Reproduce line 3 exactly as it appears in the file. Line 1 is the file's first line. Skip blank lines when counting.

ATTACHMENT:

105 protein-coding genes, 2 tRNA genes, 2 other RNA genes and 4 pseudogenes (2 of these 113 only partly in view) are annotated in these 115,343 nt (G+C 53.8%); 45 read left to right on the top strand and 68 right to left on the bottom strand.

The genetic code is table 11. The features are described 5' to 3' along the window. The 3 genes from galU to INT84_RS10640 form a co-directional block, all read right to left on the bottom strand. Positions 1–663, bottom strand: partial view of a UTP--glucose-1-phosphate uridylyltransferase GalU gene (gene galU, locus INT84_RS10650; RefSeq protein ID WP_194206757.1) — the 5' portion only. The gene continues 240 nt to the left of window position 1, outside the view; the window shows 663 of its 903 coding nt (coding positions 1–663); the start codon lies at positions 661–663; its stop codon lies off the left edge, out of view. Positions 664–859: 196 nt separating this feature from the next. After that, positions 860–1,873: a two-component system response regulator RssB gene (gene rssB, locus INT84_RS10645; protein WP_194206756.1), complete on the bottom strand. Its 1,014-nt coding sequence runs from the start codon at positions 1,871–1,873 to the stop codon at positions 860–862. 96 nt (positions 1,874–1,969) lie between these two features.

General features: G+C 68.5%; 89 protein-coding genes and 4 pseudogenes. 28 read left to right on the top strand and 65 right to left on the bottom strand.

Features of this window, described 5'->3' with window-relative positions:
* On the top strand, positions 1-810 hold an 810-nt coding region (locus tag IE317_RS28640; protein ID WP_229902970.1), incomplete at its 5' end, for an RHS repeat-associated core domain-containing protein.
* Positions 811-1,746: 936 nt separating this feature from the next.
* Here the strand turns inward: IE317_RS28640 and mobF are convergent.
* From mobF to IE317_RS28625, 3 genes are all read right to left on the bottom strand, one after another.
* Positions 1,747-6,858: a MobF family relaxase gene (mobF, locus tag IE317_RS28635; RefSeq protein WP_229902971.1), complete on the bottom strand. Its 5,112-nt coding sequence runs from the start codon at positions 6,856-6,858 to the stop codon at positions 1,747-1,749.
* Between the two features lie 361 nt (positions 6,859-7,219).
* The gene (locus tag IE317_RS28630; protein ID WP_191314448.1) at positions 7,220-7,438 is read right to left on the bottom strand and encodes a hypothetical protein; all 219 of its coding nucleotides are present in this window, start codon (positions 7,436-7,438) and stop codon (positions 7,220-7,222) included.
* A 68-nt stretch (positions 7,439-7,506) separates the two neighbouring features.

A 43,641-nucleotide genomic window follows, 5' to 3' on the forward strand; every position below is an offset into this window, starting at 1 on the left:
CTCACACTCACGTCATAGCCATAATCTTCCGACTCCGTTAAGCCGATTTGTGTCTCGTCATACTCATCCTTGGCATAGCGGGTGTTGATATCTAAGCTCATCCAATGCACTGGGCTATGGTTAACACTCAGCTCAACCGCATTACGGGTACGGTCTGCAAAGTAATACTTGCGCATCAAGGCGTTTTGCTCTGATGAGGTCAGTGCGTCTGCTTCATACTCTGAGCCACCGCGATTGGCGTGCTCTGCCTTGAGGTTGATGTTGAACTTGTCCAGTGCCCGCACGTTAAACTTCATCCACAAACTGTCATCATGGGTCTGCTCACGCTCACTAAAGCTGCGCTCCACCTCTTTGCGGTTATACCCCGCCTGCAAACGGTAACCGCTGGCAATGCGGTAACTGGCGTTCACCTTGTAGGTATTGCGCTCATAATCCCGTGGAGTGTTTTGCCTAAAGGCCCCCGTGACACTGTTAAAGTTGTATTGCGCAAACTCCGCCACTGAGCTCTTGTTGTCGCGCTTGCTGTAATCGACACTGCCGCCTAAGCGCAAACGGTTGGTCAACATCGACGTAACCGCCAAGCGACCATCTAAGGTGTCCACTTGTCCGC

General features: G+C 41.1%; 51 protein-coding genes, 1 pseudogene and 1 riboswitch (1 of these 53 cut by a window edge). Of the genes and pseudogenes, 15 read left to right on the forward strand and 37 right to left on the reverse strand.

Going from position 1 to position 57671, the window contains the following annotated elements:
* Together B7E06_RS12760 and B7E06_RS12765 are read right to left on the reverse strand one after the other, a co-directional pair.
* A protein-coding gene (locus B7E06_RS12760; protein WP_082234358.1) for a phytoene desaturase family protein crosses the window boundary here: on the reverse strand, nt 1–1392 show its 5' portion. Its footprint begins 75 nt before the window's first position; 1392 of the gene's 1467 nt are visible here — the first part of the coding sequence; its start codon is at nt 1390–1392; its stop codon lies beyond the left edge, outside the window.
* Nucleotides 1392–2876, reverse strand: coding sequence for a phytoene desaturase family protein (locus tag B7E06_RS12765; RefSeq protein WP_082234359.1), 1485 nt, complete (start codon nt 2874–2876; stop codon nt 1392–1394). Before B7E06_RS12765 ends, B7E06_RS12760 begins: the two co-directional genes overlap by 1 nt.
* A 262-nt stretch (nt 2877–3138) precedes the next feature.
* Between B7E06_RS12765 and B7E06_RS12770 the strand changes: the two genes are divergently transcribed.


General features: G+C 68.5%; 89 protein-coding genes and 4 pseudogenes. 28 read left to right on the top strand and 65 right to left on the bottom strand.